300 children in the U.S. are known to have suffered from a rare inflammatory syndrome thought to be linked to the coronavirus which causes COVID-19, according to research.

Those diagnosed with the condition known as multisystem inflammatory syndrome in children (MIS-C) are sick enough to require hospital treatment; have a fever lasting for at least 24 hours; signs of inflammation in their body; and problems with multiple organs, according to the U.S. Centers for Disease Control and Prevention. Patients must also be 21-years-old or under, and either have tested positive for the COVID-19-causing coronavirus, had a positive antibody test, or been exposed to a COVID-19 patient four weeks before their MIS-C symptoms start.

Two papers published in the New England Journal of Medicine on Monday show at least 285 children have had MIS-C in the U.S. since March.In one study, researchers found 186 cases of MIS-C had been reported in 26 states between March 15 and May 20. The study excluded cases in New York State that were featured in the other study.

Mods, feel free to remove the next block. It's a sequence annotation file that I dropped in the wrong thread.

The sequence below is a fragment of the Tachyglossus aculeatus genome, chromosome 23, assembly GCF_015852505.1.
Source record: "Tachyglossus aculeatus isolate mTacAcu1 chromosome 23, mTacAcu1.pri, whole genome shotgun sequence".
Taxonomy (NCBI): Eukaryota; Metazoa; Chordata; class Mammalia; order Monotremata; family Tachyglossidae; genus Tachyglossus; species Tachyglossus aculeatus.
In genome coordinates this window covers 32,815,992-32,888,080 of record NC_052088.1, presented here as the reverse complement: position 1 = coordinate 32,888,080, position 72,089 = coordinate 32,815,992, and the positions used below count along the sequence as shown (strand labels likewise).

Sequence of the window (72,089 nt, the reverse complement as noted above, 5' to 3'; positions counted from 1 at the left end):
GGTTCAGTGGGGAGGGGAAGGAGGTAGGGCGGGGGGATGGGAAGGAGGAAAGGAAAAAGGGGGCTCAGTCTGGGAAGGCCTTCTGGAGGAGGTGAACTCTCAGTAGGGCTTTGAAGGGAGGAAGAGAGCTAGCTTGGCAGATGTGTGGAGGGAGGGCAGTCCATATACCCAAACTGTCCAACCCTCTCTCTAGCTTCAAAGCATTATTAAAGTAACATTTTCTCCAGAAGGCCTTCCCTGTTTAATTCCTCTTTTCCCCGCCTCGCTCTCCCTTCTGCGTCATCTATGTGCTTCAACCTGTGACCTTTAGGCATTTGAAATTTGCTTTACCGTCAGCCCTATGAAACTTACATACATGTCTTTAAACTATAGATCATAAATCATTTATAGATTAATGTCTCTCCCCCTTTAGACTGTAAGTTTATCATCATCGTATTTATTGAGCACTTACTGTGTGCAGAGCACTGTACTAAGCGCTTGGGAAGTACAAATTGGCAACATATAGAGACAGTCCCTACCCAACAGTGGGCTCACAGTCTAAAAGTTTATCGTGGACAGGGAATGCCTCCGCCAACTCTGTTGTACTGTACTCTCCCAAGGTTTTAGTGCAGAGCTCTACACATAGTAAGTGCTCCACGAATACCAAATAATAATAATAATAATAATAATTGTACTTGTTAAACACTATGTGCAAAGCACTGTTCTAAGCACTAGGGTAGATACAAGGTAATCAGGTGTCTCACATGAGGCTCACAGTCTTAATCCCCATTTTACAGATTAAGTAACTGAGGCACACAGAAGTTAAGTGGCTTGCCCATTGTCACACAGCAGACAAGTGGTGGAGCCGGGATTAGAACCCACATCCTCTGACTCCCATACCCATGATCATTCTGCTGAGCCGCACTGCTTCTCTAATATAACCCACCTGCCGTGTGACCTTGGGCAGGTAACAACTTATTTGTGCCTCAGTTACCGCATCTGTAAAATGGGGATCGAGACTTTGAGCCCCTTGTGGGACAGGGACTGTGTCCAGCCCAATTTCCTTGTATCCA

On average, the children were aged 8-years-old and hospitalized for seven days. A total of 62 percent were male, 73 percent were previously healthy, and 70 percent had either tested positive for the coronavirus after a swab or antibody test. Some 80 percent needed intensive care treatment, and a fifth were hooked up to a ventilator. The illness of 40 percent of patients had similarities to a rare condition called Kawasaki’s disease, characterized by inflammation in the coronary arteries and other blood vessels.

The team concluded that MIS-C in children linked with the coronavirus “led to serious and life-threatening illness in previously healthy children and adolescents.”

The study on children in New York featured 95 patients confirmed to have MIS-C in the state between March 1 and 10. In this group, 54 percent were male, and most children were aged between six and 12-years-old. Some 80 percent needed intensive care treatment, and two died. Most stayed in hospital for six days.